A bankruptcy court in South Carolina is about to decide the fate of $12.5 million in municipal bonds.
An injunction preventing the borrower’s assets from being auctioned off expires on Wednesday.
Jasper Pellets, LLC, a manufacturer of wood pellets, filed for Chapter 11 bankruptcy in South Carolina on May 27, citing financial difficulties over a contractual dispute with a distributor.
The trustee of the 2018 tax-exempt bonds issued to the company, US Bank, initiated foreclosure on the company and organized a public auction of assets for May 31, which was canceled after Jasper Pellets filed a stay with the bankruptcy court, on appeal such a sale would have caused “irreparable damage” to the company as it attempted to restructure in hopes of resuming production.
The order gave both parties until the end of August 17 to present a settlement or leave the decision to the court.
The 2018A and 2018B Series Solid Waste Revenue Removal Bonds were issued through the South Carolina Jobs-Economic Development Authority. The state agency and the government are not liable for the debt.
The unrated bonds were sold in two tranches by Ziegler.
Series 2018A was $11.14 million tax-exempt and subject to the alternative minimum tax, which yielded 7.25% on a 7% coupon with a 2038 maturity date. Series 2018B, tax-exempt with no AMT exposure, was for $1.36 million of tax-exempt notes with a yield of 6.75% at a coupon of 6.5% and a 2023 maturity date. Both had a buy-in of $100,000 and were only offered to institutional investors.
Jasper Pellets used the proceeds to refurbish and expand a recently acquired manufacturing facility to process more solid wood waste and produce and export more compressed wood pellets, which are used as a source of energy for households and power plants mainly in Europe.
In June 2018, Charles Knight, CEO of Jasper Pellets and a 30% shareholder in the company, announced the deal in a press release, stating that the company’s investment “is expected to create 27 new jobs over the next five years”.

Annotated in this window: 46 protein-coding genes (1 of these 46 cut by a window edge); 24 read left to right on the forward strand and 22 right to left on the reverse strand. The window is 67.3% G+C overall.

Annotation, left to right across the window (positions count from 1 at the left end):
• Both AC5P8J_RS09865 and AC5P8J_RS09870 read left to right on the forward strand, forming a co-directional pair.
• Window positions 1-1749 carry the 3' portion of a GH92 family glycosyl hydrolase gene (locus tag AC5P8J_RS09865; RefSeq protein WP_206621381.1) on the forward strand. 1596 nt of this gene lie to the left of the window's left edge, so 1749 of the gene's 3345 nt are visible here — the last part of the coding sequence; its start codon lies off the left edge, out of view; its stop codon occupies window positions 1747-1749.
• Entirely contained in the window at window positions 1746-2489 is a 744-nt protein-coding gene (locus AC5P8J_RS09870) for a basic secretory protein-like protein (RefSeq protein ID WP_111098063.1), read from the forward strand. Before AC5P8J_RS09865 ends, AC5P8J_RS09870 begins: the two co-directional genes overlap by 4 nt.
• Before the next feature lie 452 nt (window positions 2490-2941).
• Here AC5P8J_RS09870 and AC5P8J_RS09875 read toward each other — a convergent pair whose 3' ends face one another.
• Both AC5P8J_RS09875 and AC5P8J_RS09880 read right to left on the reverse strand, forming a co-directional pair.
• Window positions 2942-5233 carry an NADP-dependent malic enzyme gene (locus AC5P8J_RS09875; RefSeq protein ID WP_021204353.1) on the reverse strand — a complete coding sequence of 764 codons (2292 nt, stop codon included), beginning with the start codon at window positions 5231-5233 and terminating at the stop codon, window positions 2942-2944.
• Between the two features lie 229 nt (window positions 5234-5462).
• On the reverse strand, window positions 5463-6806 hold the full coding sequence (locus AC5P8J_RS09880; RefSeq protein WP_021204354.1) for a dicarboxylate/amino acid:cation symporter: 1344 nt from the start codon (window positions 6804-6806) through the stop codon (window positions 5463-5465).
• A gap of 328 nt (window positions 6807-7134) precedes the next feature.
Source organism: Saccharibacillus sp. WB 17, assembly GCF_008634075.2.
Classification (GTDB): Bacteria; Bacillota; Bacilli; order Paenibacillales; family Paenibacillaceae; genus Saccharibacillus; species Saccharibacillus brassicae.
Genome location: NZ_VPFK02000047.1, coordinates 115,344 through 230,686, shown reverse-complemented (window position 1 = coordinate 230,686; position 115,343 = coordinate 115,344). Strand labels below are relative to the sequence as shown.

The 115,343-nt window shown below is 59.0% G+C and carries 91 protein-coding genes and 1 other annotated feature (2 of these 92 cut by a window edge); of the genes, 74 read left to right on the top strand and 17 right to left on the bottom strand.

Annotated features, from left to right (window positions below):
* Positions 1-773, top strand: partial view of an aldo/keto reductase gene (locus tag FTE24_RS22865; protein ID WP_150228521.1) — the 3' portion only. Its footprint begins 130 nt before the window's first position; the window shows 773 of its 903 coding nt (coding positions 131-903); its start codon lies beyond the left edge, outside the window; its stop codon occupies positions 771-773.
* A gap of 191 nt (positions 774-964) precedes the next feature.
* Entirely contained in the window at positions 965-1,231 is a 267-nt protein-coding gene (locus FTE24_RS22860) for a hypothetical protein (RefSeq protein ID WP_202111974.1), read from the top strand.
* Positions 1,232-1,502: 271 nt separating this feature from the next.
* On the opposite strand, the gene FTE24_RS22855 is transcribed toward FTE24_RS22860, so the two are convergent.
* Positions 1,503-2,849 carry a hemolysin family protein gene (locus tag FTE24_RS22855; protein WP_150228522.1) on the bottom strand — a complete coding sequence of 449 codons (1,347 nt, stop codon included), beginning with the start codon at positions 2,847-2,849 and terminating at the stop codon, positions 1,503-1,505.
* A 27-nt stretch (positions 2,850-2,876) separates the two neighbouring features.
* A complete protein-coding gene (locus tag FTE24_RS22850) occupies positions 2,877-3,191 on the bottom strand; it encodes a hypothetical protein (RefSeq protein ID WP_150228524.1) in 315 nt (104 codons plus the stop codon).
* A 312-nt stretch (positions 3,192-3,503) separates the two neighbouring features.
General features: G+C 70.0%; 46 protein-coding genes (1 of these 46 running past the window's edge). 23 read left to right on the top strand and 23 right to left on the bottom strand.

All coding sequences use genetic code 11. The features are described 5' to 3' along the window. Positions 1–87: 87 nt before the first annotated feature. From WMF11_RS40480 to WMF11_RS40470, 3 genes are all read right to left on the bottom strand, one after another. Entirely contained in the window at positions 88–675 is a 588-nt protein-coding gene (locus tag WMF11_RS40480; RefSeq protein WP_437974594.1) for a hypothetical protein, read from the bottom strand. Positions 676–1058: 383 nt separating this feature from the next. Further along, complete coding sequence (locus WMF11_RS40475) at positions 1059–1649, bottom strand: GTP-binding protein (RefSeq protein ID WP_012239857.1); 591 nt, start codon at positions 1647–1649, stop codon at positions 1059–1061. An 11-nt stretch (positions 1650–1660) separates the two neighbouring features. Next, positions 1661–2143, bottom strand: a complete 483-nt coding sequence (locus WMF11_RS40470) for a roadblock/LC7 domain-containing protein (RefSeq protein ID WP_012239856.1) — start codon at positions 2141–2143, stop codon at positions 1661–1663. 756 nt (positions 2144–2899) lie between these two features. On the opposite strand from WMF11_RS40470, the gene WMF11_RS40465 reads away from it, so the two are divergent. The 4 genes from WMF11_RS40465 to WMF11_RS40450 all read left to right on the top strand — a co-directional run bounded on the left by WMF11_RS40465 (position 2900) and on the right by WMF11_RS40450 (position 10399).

The move was praised by local officials including Gov. Henry McMaster, who said in a statement: “Every time a company is able to open a store here, it proves what we already know that we have one of the most competitive business environments in the world world and a workforce that can get the job done.”
Prior to the Bond deal, Knight’s company was based in Florida under the name Ridgeland Pellet Company, according to state business records. In 2017, the company rebranded and Knight, along with three other stakeholders, sought the state-approved tax-exempt bonds to purchase, renovate, and expand an existing wood pellet company in Jasper County, home of 40,000 people.
By 2021, the company had tax issues, according to a series of filings on the Municipal Securities Rulemaking Board’s EMMA disclosure website.
The company also drew complaints from residents about noise and safety risks, as well as a lawsuit from environmental groups accusing Jasper Pellets of installing new machines that would produce more pollutants without the proper permit.
It was settled out of court after Jasper Pellets agreed to a $15,000 fine after a state investigation found the company had violated Title V pollution referral rules.
According to Patrick Anderson, an attorney for the Environmental Integrity Project who worked on the lawsuit, the law was designed to ensure that industry “complies with all emissions standards,” as a matter of principle.
“The Title V permit requires you to perform additional monitoring and record-keeping,” he explained, “to ensure you are complying.”
The state’s decision also halted Jasper’s efforts to expand its manufacturing capacity, according to a statement from the company following the decision.
With no enhanced ability to meet obligations, the company ran afoul of a contract with a European importer — a dispute cited as the main reason for the company’s bankruptcy, according to court documents.
In its most recent note to bondholders dated August 5, the US bank merely stated that “defaults have occurred and continue to exist” and that “the Trustee will continue to update bondholders as material developments occur.”
When asked, the US bank declined to comment further on the matter.
The wood pellet production industry is driven by demand in Europe where regulations treat it as environmentally friendly.